In recent years, Ti-Zr-Nb alloys have become increasingly attractive as biomedical implant materials. In the present communication, we report the formation of self-organized nanotube oxide layers on a Ti-28Zr-8Nb biomedical alloy surface in 1M (NH4)2SO4 containing 0.25M NH4F. The morphology of the nanotube layers (the diameter and the length) is affected by the electrochemical conditions used (applied potential and time). Under specific conditions oxide layers consisting of highly ordered nanotubes with a wide range of diameters and lengths can be formed, varying, respectively, from approx. 50 to 300nm and from approx. 500nm to 22microm. The present results are highly promising for this biomedical alloy, as the large surface area and the tunable nanoscale geometry of the surface oxide provide novel pathways for the interaction of the materials with biorelevant species, such as cells and proteins.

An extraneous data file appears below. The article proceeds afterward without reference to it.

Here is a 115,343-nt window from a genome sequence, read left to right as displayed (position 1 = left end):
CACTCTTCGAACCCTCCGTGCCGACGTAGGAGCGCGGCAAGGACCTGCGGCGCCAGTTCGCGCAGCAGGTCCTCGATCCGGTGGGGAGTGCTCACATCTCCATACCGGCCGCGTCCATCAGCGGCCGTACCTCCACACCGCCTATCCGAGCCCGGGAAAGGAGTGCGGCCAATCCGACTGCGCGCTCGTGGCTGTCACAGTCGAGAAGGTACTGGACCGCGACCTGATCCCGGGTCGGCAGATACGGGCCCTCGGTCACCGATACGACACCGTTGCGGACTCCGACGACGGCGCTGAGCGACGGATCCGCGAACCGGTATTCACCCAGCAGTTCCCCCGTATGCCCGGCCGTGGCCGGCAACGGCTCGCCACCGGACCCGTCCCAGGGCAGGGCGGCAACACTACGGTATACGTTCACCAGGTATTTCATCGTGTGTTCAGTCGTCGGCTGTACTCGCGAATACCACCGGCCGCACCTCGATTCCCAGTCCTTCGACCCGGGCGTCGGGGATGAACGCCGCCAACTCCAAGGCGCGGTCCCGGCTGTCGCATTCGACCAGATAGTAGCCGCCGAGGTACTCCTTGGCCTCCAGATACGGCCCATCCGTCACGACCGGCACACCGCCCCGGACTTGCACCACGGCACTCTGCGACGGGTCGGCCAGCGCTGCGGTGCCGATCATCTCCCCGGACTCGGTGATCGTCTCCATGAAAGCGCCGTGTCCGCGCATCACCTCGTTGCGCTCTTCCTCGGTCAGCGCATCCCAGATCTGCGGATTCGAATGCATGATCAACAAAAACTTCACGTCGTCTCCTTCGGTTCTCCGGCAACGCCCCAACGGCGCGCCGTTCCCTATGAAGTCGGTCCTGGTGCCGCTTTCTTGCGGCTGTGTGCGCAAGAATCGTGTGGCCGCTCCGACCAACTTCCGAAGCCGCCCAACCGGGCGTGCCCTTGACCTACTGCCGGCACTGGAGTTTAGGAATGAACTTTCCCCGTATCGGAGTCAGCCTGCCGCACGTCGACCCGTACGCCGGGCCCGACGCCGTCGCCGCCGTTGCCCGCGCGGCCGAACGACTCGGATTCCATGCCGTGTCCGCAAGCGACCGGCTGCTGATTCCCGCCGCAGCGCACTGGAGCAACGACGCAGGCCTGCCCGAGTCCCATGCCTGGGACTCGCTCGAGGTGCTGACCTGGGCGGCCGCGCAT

MicroRNAs are important post-transcriptional regulators of skeletal biology, and miRNA-based therapeutics have the potential to aid bone repair. However, efficient tools to deliver miRNA mimics or inhibitors to specific target tissues are limited. Polymeric nanofibers closely mimic natural extracellular matrix morphology, and are attractive candidates to support delivery of cells and bone-anabolic reagents. We hypothesized that gelatin nanofibers could be used for the localized transient delivery of miRNA-based therapeutics, using miR-29a inhibitor as a prototype to increase extracellular matrix (ECM) deposition. miR-29 family members are negative regulators of ECM synthesis, targeting the mRNAs of selected collagens and osteonectin/SPARC. Inhibiting miR-29 activity may therefore, increase extracellular matrix production by cells. miR-29a inhibitor loaded gelatin nanofibers, prepared by electrospinning, demonstrated continuous release of miRNA inhibitor over 72 hours. Pre-osteoblastic murine MC3T3-E1 cell line seeded on miR-29a inhibitor loaded nanofibers synthesized more osteonectin, indicating efficient inhibitor delivery. These cells also displayed increased Igf1 and Tgfb1 mRNA. Moreover, primary bone marrow stromal cells from transgenic pOBCol3.6cyan reporter mice, grown on miR-29a inhibitor scaffolds, displayed increased col3.6 cyan expression as well as collagen production. This study demonstrated that ECM mimicking nanostructured scaffolds, in conjunction with bioactive miRNA-based therapeutics, may serve as a novel platform for developing biologically active localized cell delivery systems.